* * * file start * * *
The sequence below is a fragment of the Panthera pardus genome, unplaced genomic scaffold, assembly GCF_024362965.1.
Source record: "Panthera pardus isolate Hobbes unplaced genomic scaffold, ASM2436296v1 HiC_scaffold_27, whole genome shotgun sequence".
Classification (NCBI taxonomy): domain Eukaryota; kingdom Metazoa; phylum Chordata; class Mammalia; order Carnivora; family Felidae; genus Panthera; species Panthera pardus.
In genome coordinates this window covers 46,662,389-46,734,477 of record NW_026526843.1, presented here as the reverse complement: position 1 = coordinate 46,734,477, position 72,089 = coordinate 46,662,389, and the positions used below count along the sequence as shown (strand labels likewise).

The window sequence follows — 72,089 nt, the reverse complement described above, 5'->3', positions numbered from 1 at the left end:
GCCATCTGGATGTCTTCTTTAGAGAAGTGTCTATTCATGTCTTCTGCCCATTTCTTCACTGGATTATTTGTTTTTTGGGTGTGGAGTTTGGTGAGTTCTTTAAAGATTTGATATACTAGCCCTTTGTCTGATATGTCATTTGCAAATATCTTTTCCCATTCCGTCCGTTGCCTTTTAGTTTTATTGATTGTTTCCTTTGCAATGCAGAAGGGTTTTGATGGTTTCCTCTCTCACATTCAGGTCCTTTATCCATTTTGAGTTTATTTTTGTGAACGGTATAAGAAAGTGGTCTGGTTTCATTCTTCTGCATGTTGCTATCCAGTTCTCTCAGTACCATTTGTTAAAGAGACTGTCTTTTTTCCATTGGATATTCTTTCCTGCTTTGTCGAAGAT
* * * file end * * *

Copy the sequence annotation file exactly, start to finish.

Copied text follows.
The sequence below is a fragment of the Panthera pardus genome, unplaced genomic scaffold, assembly GCF_024362965.1.
Source record: "Panthera pardus isolate Hobbes unplaced genomic scaffold, ASM2436296v1 HiC_scaffold_27, whole genome shotgun sequence".
Classification (NCBI taxonomy): domain Eukaryota; kingdom Metazoa; phylum Chordata; class Mammalia; order Carnivora; family Felidae; genus Panthera; species Panthera pardus.
In genome coordinates this window covers 46,662,389-46,734,477 of record NW_026526843.1, presented here as the reverse complement: position 1 = coordinate 46,734,477, position 72,089 = coordinate 46,662,389, and the positions used below count along the sequence as shown (strand labels likewise).

The window sequence follows — 72,089 nt, the reverse complement described above, 5'->3', positions numbered from 1 at the left end:
GCCATCTGGATGTCTTCTTTAGAGAAGTGTCTATTCATGTCTTCTGCCCATTTCTTCACTGGATTATTTGTTTTTTGGGTGTGGAGTTTGGTGAGTTCTTTAAAGATTTGATATACTAGCCCTTTGTCTGATATGTCATTTGCAAATATCTTTTCCCATTCCGTCCGTTGCCTTTTAGTTTTATTGATTGTTTCCTTTGCAATGCAGAAGGGTTTTGATGGTTTCCTCTCTCACATTCAGGTCCTTTATCCATTTTGAGTTTATTTTTGTGAACGGTATAAGAAAGTGGTCTGGTTTCATTCTTCTGCATGTTGCTATCCAGTTCTCTCAGTACCATTTGTTAAAGAGACTGTCTTTTTTCCATTGGATATTCTTTCCTGCTTTGTCGAAGAT